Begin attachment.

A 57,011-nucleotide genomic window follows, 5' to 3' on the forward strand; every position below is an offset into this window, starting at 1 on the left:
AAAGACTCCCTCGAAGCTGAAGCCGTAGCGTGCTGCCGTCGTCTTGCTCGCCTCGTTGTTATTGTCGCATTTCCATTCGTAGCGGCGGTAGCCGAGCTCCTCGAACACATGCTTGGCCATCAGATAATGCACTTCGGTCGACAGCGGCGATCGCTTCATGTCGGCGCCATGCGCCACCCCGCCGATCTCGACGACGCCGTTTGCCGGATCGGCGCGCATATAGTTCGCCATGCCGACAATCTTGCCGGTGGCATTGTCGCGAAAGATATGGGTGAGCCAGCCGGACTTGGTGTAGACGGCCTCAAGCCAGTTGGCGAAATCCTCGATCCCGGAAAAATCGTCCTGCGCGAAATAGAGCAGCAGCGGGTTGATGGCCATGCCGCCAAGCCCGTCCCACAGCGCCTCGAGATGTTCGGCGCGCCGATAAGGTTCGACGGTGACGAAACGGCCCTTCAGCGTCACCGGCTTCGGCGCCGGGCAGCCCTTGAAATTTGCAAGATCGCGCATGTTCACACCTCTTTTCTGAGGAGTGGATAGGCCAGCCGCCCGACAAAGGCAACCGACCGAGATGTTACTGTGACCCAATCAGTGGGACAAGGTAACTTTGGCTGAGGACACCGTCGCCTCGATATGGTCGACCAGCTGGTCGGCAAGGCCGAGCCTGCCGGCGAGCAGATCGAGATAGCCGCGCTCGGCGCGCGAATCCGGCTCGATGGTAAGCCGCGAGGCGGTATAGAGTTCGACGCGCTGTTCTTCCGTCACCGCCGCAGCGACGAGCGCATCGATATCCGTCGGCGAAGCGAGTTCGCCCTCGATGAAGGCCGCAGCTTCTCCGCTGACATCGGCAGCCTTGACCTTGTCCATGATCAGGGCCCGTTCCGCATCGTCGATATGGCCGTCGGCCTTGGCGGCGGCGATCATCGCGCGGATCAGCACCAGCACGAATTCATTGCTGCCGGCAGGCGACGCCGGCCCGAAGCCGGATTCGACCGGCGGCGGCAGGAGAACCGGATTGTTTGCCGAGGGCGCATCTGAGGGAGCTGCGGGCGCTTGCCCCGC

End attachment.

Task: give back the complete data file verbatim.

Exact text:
A 57,011-nucleotide genomic window follows, 5' to 3' on the forward strand; every position below is an offset into this window, starting at 1 on the left:
AAAGACTCCCTCGAAGCTGAAGCCGTAGCGTGCTGCCGTCGTCTTGCTCGCCTCGTTGTTATTGTCGCATTTCCATTCGTAGCGGCGGTAGCCGAGCTCCTCGAACACATGCTTGGCCATCAGATAATGCACTTCGGTCGACAGCGGCGATCGCTTCATGTCGGCGCCATGCGCCACCCCGCCGATCTCGACGACGCCGTTTGCCGGATCGGCGCGCATATAGTTCGCCATGCCGACAATCTTGCCGGTGGCATTGTCGCGAAAGATATGGGTGAGCCAGCCGGACTTGGTGTAGACGGCCTCAAGCCAGTTGGCGAAATCCTCGATCCCGGAAAAATCGTCCTGCGCGAAATAGAGCAGCAGCGGGTTGATGGCCATGCCGCCAAGCCCGTCCCACAGCGCCTCGAGATGTTCGGCGCGCCGATAAGGTTCGACGGTGACGAAACGGCCCTTCAGCGTCACCGGCTTCGGCGCCGGGCAGCCCTTGAAATTTGCAAGATCGCGCATGTTCACACCTCTTTTCTGAGGAGTGGATAGGCCAGCCGCCCGACAAAGGCAACCGACCGAGATGTTACTGTGACCCAATCAGTGGGACAAGGTAACTTTGGCTGAGGACACCGTCGCCTCGATATGGTCGACCAGCTGGTCGGCAAGGCCGAGCCTGCCGGCGAGCAGATCGAGATAGCCGCGCTCGGCGCGCGAATCCGGCTCGATGGTAAGCCGCGAGGCGGTATAGAGTTCGACGCGCTGTTCTTCCGTCACCGCCGCAGCGACGAGCGCATCGATATCCGTCGGCGAAGCGAGTTCGCCCTCGATGAAGGCCGCAGCTTCTCCGCTGACATCGGCAGCCTTGACCTTGTCCATGATCAGGGCCCGTTCCGCATCGTCGATATGGCCGTCGGCCTTGGCGGCGGCGATCATCGCGCGGATCAGCACCAGCACGAATTCATTGCTGCCGGCAGGCGACGCCGGCCCGAAGCCGGATTCGACCGGCGGCGGCAGGAGAACCGGATTGTTTGCCGAGGGCGCATCTGAGGGAGCTGCGGGCGCTTGCCCCGC